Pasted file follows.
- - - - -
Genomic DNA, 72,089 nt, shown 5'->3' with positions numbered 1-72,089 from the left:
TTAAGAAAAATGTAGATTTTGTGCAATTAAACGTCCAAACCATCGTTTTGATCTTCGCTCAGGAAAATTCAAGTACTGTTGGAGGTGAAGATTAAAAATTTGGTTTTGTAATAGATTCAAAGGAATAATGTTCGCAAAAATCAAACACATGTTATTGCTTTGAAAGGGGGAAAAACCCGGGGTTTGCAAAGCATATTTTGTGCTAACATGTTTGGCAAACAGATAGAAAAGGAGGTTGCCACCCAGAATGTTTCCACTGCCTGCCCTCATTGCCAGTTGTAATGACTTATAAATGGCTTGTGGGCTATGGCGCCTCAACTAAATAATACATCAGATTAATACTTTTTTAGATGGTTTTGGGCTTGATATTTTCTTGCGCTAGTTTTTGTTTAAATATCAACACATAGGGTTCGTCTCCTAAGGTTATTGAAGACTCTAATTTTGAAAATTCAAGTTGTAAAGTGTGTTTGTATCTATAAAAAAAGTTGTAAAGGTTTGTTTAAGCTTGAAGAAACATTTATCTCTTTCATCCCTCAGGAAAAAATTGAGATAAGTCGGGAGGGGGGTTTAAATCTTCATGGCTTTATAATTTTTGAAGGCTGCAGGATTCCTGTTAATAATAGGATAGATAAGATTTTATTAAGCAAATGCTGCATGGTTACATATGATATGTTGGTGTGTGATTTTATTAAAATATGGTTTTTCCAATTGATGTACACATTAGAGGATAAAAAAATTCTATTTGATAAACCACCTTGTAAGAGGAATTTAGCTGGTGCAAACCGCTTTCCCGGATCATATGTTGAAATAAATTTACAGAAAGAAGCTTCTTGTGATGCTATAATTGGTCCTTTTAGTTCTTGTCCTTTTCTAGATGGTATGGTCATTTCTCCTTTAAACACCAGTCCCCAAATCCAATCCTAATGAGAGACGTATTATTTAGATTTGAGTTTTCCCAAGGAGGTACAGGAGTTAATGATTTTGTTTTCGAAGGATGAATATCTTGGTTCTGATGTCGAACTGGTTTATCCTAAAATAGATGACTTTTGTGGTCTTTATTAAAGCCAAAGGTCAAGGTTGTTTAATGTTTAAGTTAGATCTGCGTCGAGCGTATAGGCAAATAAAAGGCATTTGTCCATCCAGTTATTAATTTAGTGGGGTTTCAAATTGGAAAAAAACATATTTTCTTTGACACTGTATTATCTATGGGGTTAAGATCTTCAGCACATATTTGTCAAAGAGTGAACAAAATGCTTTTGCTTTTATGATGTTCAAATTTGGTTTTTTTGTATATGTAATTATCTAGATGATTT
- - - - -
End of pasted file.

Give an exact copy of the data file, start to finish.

Genomic DNA, 72,089 nt, shown 5'->3' with positions numbered 1-72,089 from the left:
TTAAGAAAAATGTAGATTTTGTGCAATTAAACGTCCAAACCATCGTTTTGATCTTCGCTCAGGAAAATTCAAGTACTGTTGGAGGTGAAGATTAAAAATTTGGTTTTGTAATAGATTCAAAGGAATAATGTTCGCAAAAATCAAACACATGTTATTGCTTTGAAAGGGGGAAAAACCCGGGGTTTGCAAAGCATATTTTGTGCTAACATGTTTGGCAAACAGATAGAAAAGGAGGTTGCCACCCAGAATGTTTCCACTGCCTGCCCTCATTGCCAGTTGTAATGACTTATAAATGGCTTGTGGGCTATGGCGCCTCAACTAAATAATACATCAGATTAATACTTTTTTAGATGGTTTTGGGCTTGATATTTTCTTGCGCTAGTTTTTGTTTAAATATCAACACATAGGGTTCGTCTCCTAAGGTTATTGAAGACTCTAATTTTGAAAATTCAAGTTGTAAAGTGTGTTTGTATCTATAAAAAAAGTTGTAAAGGTTTGTTTAAGCTTGAAGAAACATTTATCTCTTTCATCCCTCAGGAAAAAATTGAGATAAGTCGGGAGGGGGGTTTAAATCTTCATGGCTTTATAATTTTTGAAGGCTGCAGGATTCCTGTTAATAATAGGATAGATAAGATTTTATTAAGCAAATGCTGCATGGTTACATATGATATGTTGGTGTGTGATTTTATTAAAATATGGTTTTTCCAATTGATGTACACATTAGAGGATAAAAAAATTCTATTTGATAAACCACCTTGTAAGAGGAATTTAGCTGGTGCAAACCGCTTTCCCGGATCATATGTTGAAATAAATTTACAGAAAGAAGCTTCTTGTGATGCTATAATTGGTCCTTTTAGTTCTTGTCCTTTTCTAGATGGTATGGTCATTTCTCCTTTAAACACCAGTCCCCAAATCCAATCCTAATGAGAGACGTATTATTTAGATTTGAGTTTTCCCAAGGAGGTACAGGAGTTAATGATTTTGTTTTCGAAGGATGAATATCTTGGTTCTGATGTCGAACTGGTTTATCCTAAAATAGATGACTTTTGTGGTCTTTATTAAAGCCAAAGGTCAAGGTTGTTTAATGTTTAAGTTAGATCTGCGTCGAGCGTATAGGCAAATAAAAGGCATTTGTCCATCCAGTTATTAATTTAGTGGGGTTTCAAATTGGAAAAAAACATATTTTCTTTGACACTGTATTATCTATGGGGTTAAGATCTTCAGCACATATTTGTCAAAGAGTGAACAAAATGCTTTTGCTTTTATGATGTTCAAATTTGGTTTTTTTGTATATGTAATTATCTAGATGATTT